Obama’s legacy: Trump and the renaissance of Western fascism
With his term in office running out, Obama, who’s spent the past seven years worrying more about his “legacy” than his policies, would like to be remembered for his presidential Kodak moments – the Obamacare, the wonderful speeches, the ‘legacy deals’ with the leaders in Cuba and Iran, and of course his partnership with Putin in pursuit of “peace in our time” in Syria.
The Islamic Republic of Iran and Putin’s Russia are, of course, just two of the totalitarian regimes which Obama has immeasurably empowered, although he’d understandably prefer to leave the resulting cataclysmic meltdown of partnership in genocide, regional sectarian war, global tumult and the worst humanitarian catastrophe in modern history off his presidential CV, with Western media helpfully enthusiastic as always in assisting him to do so.
Unlike Western media, Syrians won’t forget the vast debt of gratitude owed to Obama by Khamenei’s and Putin’s satrap Assad, who exposed the US leader who put the PR into President as the glib, ineffectual, untrustworthy, morally bankrupt liar that he is. Assad is living proof that not only can dictators literally get away with mass murder but be handsomely rewarded for genocide. Dictators and totalitarian regimes globally have taken note of this ringing, tacit endorsement from the leader of the ‘free world’.
When Obama came to power in 2009, it all appeared so different as the world let out a collective sigh of relief after the neocon nightmare of the Bush ‘n’ Blair years. Finally, it seemed, the US had a president who would end the screeching insanity of the War on Terror and herald a new, genuinely liberal and progressive age of hope and advancement. In the Middle East in 2009, he offered real hope to peoples across a region long crushed under savage totalitarian and supremacist regimes with a great speech in Cairo broadcast live and watched avidly by tens of millions clustered round TV sets from Tunis to Tikrit, in which he said to thunderous applause that freedom, justice, the rule of law “are not just American ideas; they are human rights. And that is why we will support them everywhere.” There was a palpable sense of jubilation in Arab nations – finally an American leader who understood, who cared, who stood with the oppressed not the oppressors.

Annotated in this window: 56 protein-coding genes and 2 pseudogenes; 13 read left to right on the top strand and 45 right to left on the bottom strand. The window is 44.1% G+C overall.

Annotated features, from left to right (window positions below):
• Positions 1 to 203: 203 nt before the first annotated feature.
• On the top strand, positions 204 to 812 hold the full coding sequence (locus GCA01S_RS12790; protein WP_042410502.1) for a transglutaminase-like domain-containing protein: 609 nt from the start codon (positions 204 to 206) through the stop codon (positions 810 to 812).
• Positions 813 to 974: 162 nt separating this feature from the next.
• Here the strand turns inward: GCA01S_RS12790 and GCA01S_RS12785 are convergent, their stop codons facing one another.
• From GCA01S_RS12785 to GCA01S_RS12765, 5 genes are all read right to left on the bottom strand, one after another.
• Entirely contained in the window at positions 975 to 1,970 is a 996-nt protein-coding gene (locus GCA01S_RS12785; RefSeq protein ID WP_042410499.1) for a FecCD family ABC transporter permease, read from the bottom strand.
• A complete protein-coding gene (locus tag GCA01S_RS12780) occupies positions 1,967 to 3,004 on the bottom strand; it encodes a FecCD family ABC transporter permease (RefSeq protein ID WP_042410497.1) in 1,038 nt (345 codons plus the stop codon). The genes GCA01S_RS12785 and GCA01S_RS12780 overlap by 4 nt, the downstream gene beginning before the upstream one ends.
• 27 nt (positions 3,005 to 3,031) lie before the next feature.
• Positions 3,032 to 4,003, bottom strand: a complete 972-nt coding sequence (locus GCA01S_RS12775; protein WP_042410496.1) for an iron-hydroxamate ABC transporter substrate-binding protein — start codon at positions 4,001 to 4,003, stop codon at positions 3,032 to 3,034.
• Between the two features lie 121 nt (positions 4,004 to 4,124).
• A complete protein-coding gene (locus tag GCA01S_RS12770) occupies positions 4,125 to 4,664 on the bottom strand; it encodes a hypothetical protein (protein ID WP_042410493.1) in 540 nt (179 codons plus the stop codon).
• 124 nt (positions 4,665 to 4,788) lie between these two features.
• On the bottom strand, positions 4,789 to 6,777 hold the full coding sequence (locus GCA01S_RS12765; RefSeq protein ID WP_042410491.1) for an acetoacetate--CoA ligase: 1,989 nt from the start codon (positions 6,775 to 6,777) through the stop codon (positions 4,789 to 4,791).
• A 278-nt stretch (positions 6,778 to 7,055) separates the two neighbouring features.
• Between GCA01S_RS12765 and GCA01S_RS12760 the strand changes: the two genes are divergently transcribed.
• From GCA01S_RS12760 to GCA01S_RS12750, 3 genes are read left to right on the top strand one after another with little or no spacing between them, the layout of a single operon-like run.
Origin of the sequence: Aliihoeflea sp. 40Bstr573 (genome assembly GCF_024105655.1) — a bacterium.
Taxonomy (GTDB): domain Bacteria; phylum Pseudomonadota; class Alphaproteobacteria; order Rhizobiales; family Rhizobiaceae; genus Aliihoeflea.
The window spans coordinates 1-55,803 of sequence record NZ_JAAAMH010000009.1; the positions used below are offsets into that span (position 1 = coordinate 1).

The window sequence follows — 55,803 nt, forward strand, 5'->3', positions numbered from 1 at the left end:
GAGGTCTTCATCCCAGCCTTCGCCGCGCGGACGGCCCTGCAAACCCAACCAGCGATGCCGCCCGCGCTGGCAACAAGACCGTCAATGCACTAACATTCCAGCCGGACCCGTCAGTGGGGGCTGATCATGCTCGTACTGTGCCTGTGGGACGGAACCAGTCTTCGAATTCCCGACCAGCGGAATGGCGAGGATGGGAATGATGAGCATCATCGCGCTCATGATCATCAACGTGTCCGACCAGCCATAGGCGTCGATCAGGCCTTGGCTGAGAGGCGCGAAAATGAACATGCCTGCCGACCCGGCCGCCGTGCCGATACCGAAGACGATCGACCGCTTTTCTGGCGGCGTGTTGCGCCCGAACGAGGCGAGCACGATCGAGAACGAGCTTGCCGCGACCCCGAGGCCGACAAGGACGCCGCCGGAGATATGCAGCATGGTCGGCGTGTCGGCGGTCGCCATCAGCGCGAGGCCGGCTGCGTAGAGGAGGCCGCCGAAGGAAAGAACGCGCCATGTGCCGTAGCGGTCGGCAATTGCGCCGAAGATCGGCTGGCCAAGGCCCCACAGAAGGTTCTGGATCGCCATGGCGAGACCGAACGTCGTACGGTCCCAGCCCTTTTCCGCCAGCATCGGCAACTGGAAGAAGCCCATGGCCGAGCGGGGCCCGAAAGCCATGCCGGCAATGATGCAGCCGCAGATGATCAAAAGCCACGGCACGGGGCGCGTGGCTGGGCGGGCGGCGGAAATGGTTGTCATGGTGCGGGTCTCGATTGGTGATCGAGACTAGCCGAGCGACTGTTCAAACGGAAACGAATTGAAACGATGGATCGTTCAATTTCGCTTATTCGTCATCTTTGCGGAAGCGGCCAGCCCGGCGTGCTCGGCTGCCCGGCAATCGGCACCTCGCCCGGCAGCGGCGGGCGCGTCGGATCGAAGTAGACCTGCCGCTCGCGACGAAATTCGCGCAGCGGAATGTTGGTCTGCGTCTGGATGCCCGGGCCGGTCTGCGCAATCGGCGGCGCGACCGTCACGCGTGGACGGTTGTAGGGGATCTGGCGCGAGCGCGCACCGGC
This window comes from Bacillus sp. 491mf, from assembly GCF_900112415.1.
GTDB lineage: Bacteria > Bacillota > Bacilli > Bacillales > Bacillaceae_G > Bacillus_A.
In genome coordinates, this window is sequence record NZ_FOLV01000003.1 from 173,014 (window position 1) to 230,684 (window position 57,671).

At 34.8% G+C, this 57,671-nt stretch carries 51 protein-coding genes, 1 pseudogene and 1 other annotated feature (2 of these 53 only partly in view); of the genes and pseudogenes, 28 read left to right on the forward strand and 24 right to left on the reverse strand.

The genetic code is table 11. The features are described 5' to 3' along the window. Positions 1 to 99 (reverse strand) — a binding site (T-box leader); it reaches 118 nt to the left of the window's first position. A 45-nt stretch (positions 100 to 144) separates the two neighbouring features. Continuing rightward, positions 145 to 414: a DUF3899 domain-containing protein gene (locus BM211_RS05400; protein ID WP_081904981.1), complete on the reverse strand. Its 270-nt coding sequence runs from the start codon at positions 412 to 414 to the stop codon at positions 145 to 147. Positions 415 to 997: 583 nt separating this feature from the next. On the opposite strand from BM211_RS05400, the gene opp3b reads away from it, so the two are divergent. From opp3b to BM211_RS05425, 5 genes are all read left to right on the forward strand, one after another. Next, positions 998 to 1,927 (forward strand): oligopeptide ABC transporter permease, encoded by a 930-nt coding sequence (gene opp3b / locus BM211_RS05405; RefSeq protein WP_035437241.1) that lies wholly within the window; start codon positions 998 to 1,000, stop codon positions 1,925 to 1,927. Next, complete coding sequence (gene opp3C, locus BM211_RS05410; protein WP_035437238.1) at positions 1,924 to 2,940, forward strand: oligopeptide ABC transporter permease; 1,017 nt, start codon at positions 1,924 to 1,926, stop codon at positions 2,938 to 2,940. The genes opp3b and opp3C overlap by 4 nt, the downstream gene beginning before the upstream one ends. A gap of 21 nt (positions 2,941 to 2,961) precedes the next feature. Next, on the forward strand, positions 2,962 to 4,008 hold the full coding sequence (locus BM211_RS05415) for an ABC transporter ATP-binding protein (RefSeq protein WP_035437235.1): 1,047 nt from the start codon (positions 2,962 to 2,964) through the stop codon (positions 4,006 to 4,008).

Seven years on, those great words about universal support for freedom and human rights ring very hollow indeed, and hope has been replaced by the bitter taste of betrayal. Rather than ending the War of Terror, Obama outsourced and expanded it beyond the wildest wet dreams of Bush and Cheney, to the point where it’s now a global “holy” alliance with Putin and sundry other autocratic tyrants; any tinpot despot wishing to silence any dissent has only to murmur darkly about “The ISIS Threat” to be given carte blanche, with Abu Bakr al Baghdadi now serving as the ideal turbaned Emmanuel Goldstein for every Big Brother’s police state.
The idea of support for universal human rights, meanwhile, has been quietly shelved by the Obama administration in favour of the more traditional Washington backing for savage totalitarianism and genocidal dictatorship, with Egyptians now nostalgic for the ‘good old days’ of Mubarak compared to the brutal tyranny of Sisi.
As Obama prepares to move out of the White House into which he was cheered with such great hope, the only people now feeling hopeful and advancing by leaps and bounds are fascist demagogues, would-be and existing dictators and totalitarian regimes worldwide, along with their admirers. Can they change the dominant Western worldview to an eager embrace of fascist ideologies long believed thankfully dead and buried? Yes They Can, and oh boy are they ever.
It’s quite fitting in a way that a president whose veneer of progressive liberal values was stripped off to reveal a plain old toady to tyrants seems likely to hand over power to a fascist demagogue who wouldn’t have stood a chance without Obama’s own feckless policies giving his incoherent far-right bar boor’s ramblings an air of legitimacy. Had Obama acted to help the FSA to oust Assad, it’s unlikely that Daesh could have got a foothold in Syria or that Putin would have seen and gleefully exploited his chance to reshape the region and the world in his own authoritarian image. If Obama had made good on his ‘red lines’ and helped eject Assad in 2013, millions of Syrians in turn wouldn’t have felt driven by relentless bombing and siege to flee their country, triggering the hysterical Western xenophobia – enthusiastically encouraged by Putin - that is fascists’ Miracle-Gro.
Surely – ironically - there could be no more appropriate legacy for Obama, the ‘progressive’ president who turned out to be more responsible than any other, left or right, for empowering fascism and giving new life to tyrants and totalitarian regimes globally, than to be the leader who empowered one domestically? Having left a monstrous legacy in Syria and the Middle East, a President Trump would be Obama’s most fitting legacy for the USA, with Obama leaving to America a small taste of the catastrophic horror he’s left to the Syrian and other Arab peoples.